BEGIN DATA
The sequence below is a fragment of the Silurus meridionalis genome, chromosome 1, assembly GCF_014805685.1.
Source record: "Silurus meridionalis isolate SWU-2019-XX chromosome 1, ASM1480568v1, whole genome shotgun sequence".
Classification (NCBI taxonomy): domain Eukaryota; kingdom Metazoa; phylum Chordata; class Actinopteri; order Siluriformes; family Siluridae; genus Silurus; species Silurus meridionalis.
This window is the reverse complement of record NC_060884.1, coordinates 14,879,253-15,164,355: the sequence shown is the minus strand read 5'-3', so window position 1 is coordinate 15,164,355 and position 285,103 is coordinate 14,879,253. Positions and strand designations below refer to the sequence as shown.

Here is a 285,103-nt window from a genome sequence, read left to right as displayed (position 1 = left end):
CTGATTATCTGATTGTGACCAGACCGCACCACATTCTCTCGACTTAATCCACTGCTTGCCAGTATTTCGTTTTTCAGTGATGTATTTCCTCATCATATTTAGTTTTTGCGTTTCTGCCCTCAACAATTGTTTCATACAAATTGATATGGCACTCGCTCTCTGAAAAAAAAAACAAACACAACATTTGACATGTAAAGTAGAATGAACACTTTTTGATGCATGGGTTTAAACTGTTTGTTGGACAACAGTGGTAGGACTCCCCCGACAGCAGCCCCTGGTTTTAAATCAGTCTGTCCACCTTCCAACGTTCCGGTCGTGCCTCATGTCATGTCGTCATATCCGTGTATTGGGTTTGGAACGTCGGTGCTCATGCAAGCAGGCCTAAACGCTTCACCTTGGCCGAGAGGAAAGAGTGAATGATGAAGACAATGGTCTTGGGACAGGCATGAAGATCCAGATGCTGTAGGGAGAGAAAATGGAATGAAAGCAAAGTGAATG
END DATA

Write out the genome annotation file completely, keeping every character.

The sequence below is a fragment of the Silurus meridionalis genome, chromosome 1, assembly GCF_014805685.1.
Source record: "Silurus meridionalis isolate SWU-2019-XX chromosome 1, ASM1480568v1, whole genome shotgun sequence".
Classification (NCBI taxonomy): domain Eukaryota; kingdom Metazoa; phylum Chordata; class Actinopteri; order Siluriformes; family Siluridae; genus Silurus; species Silurus meridionalis.
This window is the reverse complement of record NC_060884.1, coordinates 14,879,253-15,164,355: the sequence shown is the minus strand read 5'-3', so window position 1 is coordinate 15,164,355 and position 285,103 is coordinate 14,879,253. Positions and strand designations below refer to the sequence as shown.

Here is a 285,103-nt window from a genome sequence, read left to right as displayed (position 1 = left end):
CTGATTATCTGATTGTGACCAGACCGCACCACATTCTCTCGACTTAATCCACTGCTTGCCAGTATTTCGTTTTTCAGTGATGTATTTCCTCATCATATTTAGTTTTTGCGTTTCTGCCCTCAACAATTGTTTCATACAAATTGATATGGCACTCGCTCTCTGAAAAAAAAAACAAACACAACATTTGACATGTAAAGTAGAATGAACACTTTTTGATGCATGGGTTTAAACTGTTTGTTGGACAACAGTGGTAGGACTCCCCCGACAGCAGCCCCTGGTTTTAAATCAGTCTGTCCACCTTCCAACGTTCCGGTCGTGCCTCATGTCATGTCGTCATATCCGTGTATTGGGTTTGGAACGTCGGTGCTCATGCAAGCAGGCCTAAACGCTTCACCTTGGCCGAGAGGAAAGAGTGAATGATGAAGACAATGGTCTTGGGACAGGCATGAAGATCCAGATGCTGTAGGGAGAGAAAATGGAATGAAAGCAAAGTGAATG